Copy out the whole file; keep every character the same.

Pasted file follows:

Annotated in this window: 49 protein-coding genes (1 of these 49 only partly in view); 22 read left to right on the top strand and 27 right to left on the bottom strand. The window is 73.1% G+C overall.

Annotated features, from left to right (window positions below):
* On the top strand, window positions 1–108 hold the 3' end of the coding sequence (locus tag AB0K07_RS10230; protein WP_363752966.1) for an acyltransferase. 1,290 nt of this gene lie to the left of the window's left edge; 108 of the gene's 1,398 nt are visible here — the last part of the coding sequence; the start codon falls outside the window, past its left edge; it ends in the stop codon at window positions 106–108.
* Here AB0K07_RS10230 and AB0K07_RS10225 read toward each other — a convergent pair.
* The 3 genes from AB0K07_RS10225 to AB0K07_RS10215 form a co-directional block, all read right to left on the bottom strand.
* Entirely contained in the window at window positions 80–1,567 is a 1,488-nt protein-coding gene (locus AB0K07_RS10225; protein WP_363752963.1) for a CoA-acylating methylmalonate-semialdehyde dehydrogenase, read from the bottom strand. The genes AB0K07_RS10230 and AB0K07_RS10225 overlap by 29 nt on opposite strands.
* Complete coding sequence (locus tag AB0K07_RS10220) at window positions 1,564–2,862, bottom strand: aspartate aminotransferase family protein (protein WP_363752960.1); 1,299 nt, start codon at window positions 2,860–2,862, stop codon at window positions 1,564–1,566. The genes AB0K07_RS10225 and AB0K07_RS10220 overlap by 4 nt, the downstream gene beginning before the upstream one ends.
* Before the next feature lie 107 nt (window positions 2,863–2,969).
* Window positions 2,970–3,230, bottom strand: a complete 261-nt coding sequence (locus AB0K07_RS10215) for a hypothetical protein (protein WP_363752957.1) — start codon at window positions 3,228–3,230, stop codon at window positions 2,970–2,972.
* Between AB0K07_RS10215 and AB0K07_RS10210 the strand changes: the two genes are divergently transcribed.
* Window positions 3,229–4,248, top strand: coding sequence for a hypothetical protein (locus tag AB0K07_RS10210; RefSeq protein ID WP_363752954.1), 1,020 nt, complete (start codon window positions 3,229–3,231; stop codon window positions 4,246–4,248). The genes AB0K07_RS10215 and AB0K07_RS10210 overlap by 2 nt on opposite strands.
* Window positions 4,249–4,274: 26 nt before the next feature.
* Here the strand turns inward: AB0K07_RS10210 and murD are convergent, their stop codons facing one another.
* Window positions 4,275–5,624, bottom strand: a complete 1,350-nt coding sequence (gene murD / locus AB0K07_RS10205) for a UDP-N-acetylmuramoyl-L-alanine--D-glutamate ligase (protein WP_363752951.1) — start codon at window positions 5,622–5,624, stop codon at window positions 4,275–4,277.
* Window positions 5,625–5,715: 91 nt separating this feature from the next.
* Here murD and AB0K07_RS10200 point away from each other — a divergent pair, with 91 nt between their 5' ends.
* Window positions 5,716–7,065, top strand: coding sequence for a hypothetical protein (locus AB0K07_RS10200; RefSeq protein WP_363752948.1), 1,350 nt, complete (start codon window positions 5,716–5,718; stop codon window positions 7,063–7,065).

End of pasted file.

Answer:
Annotated in this window: 49 protein-coding genes (1 of these 49 only partly in view); 22 read left to right on the top strand and 27 right to left on the bottom strand. The window is 73.1% G+C overall.

Annotated features, from left to right (window positions below):
* On the top strand, window positions 1–108 hold the 3' end of the coding sequence (locus tag AB0K07_RS10230; protein WP_363752966.1) for an acyltransferase. 1,290 nt of this gene lie to the left of the window's left edge; 108 of the gene's 1,398 nt are visible here — the last part of the coding sequence; the start codon falls outside the window, past its left edge; it ends in the stop codon at window positions 106–108.
* Here AB0K07_RS10230 and AB0K07_RS10225 read toward each other — a convergent pair.
* The 3 genes from AB0K07_RS10225 to AB0K07_RS10215 form a co-directional block, all read right to left on the bottom strand.
* Entirely contained in the window at window positions 80–1,567 is a 1,488-nt protein-coding gene (locus AB0K07_RS10225; protein WP_363752963.1) for a CoA-acylating methylmalonate-semialdehyde dehydrogenase, read from the bottom strand. The genes AB0K07_RS10230 and AB0K07_RS10225 overlap by 29 nt on opposite strands.
* Complete coding sequence (locus tag AB0K07_RS10220) at window positions 1,564–2,862, bottom strand: aspartate aminotransferase family protein (protein WP_363752960.1); 1,299 nt, start codon at window positions 2,860–2,862, stop codon at window positions 1,564–1,566. The genes AB0K07_RS10225 and AB0K07_RS10220 overlap by 4 nt, the downstream gene beginning before the upstream one ends.
* Before the next feature lie 107 nt (window positions 2,863–2,969).
* Window positions 2,970–3,230, bottom strand: a complete 261-nt coding sequence (locus AB0K07_RS10215) for a hypothetical protein (protein WP_363752957.1) — start codon at window positions 3,228–3,230, stop codon at window positions 2,970–2,972.
* Between AB0K07_RS10215 and AB0K07_RS10210 the strand changes: the two genes are divergently transcribed.
* Window positions 3,229–4,248, top strand: coding sequence for a hypothetical protein (locus tag AB0K07_RS10210; RefSeq protein ID WP_363752954.1), 1,020 nt, complete (start codon window positions 3,229–3,231; stop codon window positions 4,246–4,248). The genes AB0K07_RS10215 and AB0K07_RS10210 overlap by 2 nt on opposite strands.
* Window positions 4,249–4,274: 26 nt before the next feature.
* Here the strand turns inward: AB0K07_RS10210 and murD are convergent, their stop codons facing one another.
* Window positions 4,275–5,624, bottom strand: a complete 1,350-nt coding sequence (gene murD / locus AB0K07_RS10205) for a UDP-N-acetylmuramoyl-L-alanine--D-glutamate ligase (protein WP_363752951.1) — start codon at window positions 5,622–5,624, stop codon at window positions 4,275–4,277.
* Window positions 5,625–5,715: 91 nt separating this feature from the next.
* Here murD and AB0K07_RS10200 point away from each other — a divergent pair, with 91 nt between their 5' ends.
* Window positions 5,716–7,065, top strand: coding sequence for a hypothetical protein (locus AB0K07_RS10200; RefSeq protein WP_363752948.1), 1,350 nt, complete (start codon window positions 5,716–5,718; stop codon window positions 7,063–7,065).